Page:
You don’t need me to tell you that it’s been a particularly long, cold, hard winter. Everyone’s saying it, and when they do I nod and roll my eyes in agreement – but the truth is, this winter didn’t bother me very much. I was just grateful for some decent snow to play in (and grateful to not be pregnant this year so that I could play in the snow without worrying about falling). Also, when you have four young children, you’re not going anywhere anyway; being housebound by cold and snow is just like the rest of the year, only with a different view.
All the same, when our oldest daughter’s spring vacation arrived in late April, I was really starting to feel the effects of not going anywhere. So I made plans to go somewhere: Boston.
This would be our daughters’ first time in Boston, and our family’s first trip to a big city since the birth of our fourth child last June. We planned a quick, simple two-day, two-night stay.
It was wonderful. The girls loved everything about Boston, we made some fun memories, it was nice to get away and nice to return home. Here are some observations from our trip:
1. Cities are expensive. My husband and I met, married, and lived our first few years of married life in New York City; we’ve known cities. But we’ve grown soft, and we were shocked by the expense of everything in Boston. Parking, food, museums – each of these cost our family of six over $100. Say what you will about the high taxes here in Vermont; we left Boston shaking our heads over how anybody – especially families – can afford to live in the city.
2. Cities are crowded. Again, my husband and I are no strangers to the hustle and bustle of cities. But it’s one thing to navigate congestion when you’re a single 20-something; it’s another thing entirely to navigate congestion with four small children. City kids probably learn this early, but in Boston we found that our own daughters have absolutely no sense of how to handle themselves in crowds. They stumbled around the sidewalks looking everywhere except straight ahead, they groped the legs of strangers and pushed past people in their way – in short, they behaved like tiny drunks. The large cushion of space that usually surrounds them in Vermont had shrunk to mere centimeters in Boston, and they hadn’t gotten the memo.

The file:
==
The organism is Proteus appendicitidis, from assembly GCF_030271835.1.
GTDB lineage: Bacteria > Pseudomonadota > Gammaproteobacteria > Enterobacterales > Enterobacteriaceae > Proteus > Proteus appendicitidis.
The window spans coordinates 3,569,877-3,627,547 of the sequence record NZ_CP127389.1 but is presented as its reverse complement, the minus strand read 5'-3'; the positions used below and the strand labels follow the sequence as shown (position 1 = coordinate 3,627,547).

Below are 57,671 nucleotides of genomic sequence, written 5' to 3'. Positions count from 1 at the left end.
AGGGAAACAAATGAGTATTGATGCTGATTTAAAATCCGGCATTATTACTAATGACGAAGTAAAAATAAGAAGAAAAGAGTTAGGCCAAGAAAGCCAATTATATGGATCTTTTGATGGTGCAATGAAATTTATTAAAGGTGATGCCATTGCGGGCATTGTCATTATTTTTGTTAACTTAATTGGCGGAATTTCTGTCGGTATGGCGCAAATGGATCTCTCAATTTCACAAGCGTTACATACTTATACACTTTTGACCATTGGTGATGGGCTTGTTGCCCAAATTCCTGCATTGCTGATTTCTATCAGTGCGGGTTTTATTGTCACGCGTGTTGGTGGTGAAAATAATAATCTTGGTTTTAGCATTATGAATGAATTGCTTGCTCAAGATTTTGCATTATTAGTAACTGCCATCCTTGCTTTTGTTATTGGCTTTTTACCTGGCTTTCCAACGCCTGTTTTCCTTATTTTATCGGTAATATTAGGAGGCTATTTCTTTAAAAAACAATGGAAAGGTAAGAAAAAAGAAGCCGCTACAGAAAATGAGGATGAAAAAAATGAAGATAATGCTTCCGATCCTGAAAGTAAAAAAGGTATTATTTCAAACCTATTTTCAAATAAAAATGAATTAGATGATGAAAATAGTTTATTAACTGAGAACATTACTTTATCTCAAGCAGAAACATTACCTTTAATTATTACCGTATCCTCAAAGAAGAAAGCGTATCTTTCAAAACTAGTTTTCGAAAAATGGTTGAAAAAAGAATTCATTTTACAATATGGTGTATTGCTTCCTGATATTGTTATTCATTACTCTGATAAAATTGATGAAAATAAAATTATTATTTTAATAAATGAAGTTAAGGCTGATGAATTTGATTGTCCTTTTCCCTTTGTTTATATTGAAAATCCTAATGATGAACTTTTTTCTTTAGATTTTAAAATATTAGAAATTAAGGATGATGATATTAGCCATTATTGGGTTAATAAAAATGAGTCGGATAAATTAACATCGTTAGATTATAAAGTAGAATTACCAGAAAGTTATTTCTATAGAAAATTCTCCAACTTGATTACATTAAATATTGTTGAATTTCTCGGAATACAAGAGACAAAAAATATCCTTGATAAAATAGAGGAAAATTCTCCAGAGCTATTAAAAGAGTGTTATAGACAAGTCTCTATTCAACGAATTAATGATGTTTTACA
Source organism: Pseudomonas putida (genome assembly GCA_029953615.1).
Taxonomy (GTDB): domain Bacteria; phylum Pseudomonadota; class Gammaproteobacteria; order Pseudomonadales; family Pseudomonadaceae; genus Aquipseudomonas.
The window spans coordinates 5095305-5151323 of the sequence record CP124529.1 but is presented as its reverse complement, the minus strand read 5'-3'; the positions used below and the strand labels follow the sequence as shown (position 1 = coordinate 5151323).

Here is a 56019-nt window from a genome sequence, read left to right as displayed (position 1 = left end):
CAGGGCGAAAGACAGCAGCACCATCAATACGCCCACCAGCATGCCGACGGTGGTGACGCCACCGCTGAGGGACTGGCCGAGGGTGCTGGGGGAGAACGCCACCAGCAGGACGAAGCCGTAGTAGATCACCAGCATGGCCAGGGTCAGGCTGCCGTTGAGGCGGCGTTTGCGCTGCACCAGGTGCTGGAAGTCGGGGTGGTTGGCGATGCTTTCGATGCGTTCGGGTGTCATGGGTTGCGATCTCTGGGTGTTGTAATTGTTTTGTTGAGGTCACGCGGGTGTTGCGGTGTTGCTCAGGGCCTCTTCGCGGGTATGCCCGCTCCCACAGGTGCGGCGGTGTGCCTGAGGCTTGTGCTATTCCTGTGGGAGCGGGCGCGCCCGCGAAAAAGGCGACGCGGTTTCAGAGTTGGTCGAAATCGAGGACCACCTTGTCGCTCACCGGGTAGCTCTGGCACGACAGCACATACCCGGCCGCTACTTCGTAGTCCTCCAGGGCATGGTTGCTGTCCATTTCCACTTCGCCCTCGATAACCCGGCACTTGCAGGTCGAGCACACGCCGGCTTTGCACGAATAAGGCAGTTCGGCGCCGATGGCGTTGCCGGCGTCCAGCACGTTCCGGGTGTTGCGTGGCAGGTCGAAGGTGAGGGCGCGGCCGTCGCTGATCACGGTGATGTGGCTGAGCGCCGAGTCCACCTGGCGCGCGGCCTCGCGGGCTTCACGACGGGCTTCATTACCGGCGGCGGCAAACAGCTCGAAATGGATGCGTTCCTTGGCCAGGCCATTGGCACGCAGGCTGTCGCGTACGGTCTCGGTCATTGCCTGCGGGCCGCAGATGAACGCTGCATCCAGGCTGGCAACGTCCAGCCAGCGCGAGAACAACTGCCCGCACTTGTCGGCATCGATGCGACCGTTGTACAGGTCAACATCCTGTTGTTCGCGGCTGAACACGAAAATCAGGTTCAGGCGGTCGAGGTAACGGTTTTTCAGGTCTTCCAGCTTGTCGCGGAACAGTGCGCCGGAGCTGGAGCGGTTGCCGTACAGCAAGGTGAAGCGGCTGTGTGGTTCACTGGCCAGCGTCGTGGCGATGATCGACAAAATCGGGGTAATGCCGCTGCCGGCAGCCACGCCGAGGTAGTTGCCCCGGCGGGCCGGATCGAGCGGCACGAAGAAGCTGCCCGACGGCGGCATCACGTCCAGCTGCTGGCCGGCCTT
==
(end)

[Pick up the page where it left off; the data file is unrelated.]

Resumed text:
3. Cities require patience.We tend to think of city life as faster paced than country life, and in general this is true. But on our Boston trip, we observed that city life was marked by periods of frantic movement, interspersed with long periods of waiting. We had to wait in line to order food, and wait again until a table became available. We had to wait in line to buy tickets to visit the Boston Children’s Museum, and to board a Duck Tour (for which we’d already had to wait several hours, since all the previous tours were full). We had to wait for parking, for bathrooms, and to cross the street. All of this waiting was entirely new to our daughters, because in Vermont you rarely have to wait for any of these things. We explained to them (multiple times) that the people standing around were, in fact, a line, and we had to stay behind them. Our second daughter actually growled at the glowing orange hand that prevented us from crossing a busy street, until it turned into a white walking person.
4. Even a day in the big city doesn’t exhaust my children enough to make them sleep later. We packed a lot of activities into those two days in Boston. Every day was full, and every bedtime was extremely late. We loosened up on our regular schedule, because we were on “vacation time.” And in a departure from their usual tendency to party for an hour after lights-out, my daughters fell asleep the instant their heads hit the pillows. But both mornings, they bopped out of bed before 6:30 AM. Six-thirty is the time I usually have to pry them out of bed – on school mornings.
5. We didn’t really have to go anywhere.Without question, the highlight of this trip for my daughters was: the hotel. Our room was on the seventh floor, we took an elevator to reach it, and when they looked out the window at night they could see lights – none of which is a part of their day-to-day existence. Other delights abounded: the sliding mirrored closet doors, the bar soap in the bathroom (we use liquid soap at home), the cable TV in the bedroom, the indoor pool and hot tub, the Froot Loops at the continental breakfast. This made me wonder if we could’ve just driven ten minutes to the Marriott Courtyard in Middlebury and had the same amount of fun.
Probably. But I’m still glad we went to Boston, and we’ll certainly go back – as soon as our bank account recovers.
Faith Gong has worked as an elementary school teacher, a freelance photographer, and a nonprofit manager. Since moving to Addison County in 2011, her work has involved caring for a house in the woods, four young daughters, one anxiety-prone puppy — and writing for her blog, The Pickle Patch.